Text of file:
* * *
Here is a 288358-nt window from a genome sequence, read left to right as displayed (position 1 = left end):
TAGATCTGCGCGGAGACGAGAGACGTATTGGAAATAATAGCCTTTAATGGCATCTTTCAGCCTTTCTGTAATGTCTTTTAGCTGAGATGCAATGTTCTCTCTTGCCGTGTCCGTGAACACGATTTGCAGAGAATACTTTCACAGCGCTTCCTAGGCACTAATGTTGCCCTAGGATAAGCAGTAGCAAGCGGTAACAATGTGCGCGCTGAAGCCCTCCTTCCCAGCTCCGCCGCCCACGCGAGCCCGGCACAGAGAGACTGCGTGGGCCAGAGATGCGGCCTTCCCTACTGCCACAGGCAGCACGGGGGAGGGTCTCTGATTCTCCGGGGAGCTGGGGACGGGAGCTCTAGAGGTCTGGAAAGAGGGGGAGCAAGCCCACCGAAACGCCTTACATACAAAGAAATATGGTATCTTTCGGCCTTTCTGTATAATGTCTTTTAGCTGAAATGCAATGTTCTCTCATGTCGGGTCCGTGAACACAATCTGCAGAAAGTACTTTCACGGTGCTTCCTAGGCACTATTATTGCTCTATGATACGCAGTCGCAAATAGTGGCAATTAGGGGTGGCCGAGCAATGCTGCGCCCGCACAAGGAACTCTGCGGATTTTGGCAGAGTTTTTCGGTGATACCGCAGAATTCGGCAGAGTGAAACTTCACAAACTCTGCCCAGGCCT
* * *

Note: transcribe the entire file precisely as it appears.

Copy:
Here is a 288358-nt window from a genome sequence, read left to right as displayed (position 1 = left end):
TAGATCTGCGCGGAGACGAGAGACGTATTGGAAATAATAGCCTTTAATGGCATCTTTCAGCCTTTCTGTAATGTCTTTTAGCTGAGATGCAATGTTCTCTCTTGCCGTGTCCGTGAACACGATTTGCAGAGAATACTTTCACAGCGCTTCCTAGGCACTAATGTTGCCCTAGGATAAGCAGTAGCAAGCGGTAACAATGTGCGCGCTGAAGCCCTCCTTCCCAGCTCCGCCGCCCACGCGAGCCCGGCACAGAGAGACTGCGTGGGCCAGAGATGCGGCCTTCCCTACTGCCACAGGCAGCACGGGGGAGGGTCTCTGATTCTCCGGGGAGCTGGGGACGGGAGCTCTAGAGGTCTGGAAAGAGGGGGAGCAAGCCCACCGAAACGCCTTACATACAAAGAAATATGGTATCTTTCGGCCTTTCTGTATAATGTCTTTTAGCTGAAATGCAATGTTCTCTCATGTCGGGTCCGTGAACACAATCTGCAGAAAGTACTTTCACGGTGCTTCCTAGGCACTATTATTGCTCTATGATACGCAGTCGCAAATAGTGGCAATTAGGGGTGGCCGAGCAATGCTGCGCCCGCACAAGGAACTCTGCGGATTTTGGCAGAGTTTTTCGGTGATACCGCAGAATTCGGCAGAGTGAAACTTCACAAACTCTGCCCAGGCCT